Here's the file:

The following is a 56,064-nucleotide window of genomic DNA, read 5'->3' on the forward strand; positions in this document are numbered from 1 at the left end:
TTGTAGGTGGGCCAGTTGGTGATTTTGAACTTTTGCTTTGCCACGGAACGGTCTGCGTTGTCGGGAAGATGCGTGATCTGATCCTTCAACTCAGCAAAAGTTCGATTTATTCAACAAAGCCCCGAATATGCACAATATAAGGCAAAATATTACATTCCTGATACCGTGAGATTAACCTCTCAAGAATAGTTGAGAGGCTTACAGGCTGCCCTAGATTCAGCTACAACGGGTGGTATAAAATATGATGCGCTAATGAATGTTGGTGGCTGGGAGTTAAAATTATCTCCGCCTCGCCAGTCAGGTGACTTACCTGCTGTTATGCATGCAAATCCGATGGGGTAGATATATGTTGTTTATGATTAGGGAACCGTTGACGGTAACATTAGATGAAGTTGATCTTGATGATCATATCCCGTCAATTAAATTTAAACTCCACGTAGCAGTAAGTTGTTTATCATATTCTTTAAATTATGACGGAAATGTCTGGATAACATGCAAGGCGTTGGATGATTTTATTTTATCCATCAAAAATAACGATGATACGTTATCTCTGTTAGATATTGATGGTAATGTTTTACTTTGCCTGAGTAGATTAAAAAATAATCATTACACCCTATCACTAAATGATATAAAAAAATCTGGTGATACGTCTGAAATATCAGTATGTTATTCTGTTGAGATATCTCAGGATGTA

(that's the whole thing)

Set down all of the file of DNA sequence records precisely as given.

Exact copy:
The following is a 56,064-nucleotide window of genomic DNA, read 5'->3' on the forward strand; positions in this document are numbered from 1 at the left end:
TTGTAGGTGGGCCAGTTGGTGATTTTGAACTTTTGCTTTGCCACGGAACGGTCTGCGTTGTCGGGAAGATGCGTGATCTGATCCTTCAACTCAGCAAAAGTTCGATTTATTCAACAAAGCCCCGAATATGCACAATATAAGGCAAAATATTACATTCCTGATACCGTGAGATTAACCTCTCAAGAATAGTTGAGAGGCTTACAGGCTGCCCTAGATTCAGCTACAACGGGTGGTATAAAATATGATGCGCTAATGAATGTTGGTGGCTGGGAGTTAAAATTATCTCCGCCTCGCCAGTCAGGTGACTTACCTGCTGTTATGCATGCAAATCCGATGGGGTAGATATATGTTGTTTATGATTAGGGAACCGTTGACGGTAACATTAGATGAAGTTGATCTTGATGATCATATCCCGTCAATTAAATTTAAACTCCACGTAGCAGTAAGTTGTTTATCATATTCTTTAAATTATGACGGAAATGTCTGGATAACATGCAAGGCGTTGGATGATTTTATTTTATCCATCAAAAATAACGATGATACGTTATCTCTGTTAGATATTGATGGTAATGTTTTACTTTGCCTGAGTAGATTAAAAAATAATCATTACACCCTATCACTAAATGATATAAAAAAATCTGGTGATACGTCTGAAATATCAGTATGTTATTCTGTTGAGATATCTCAGGATGTA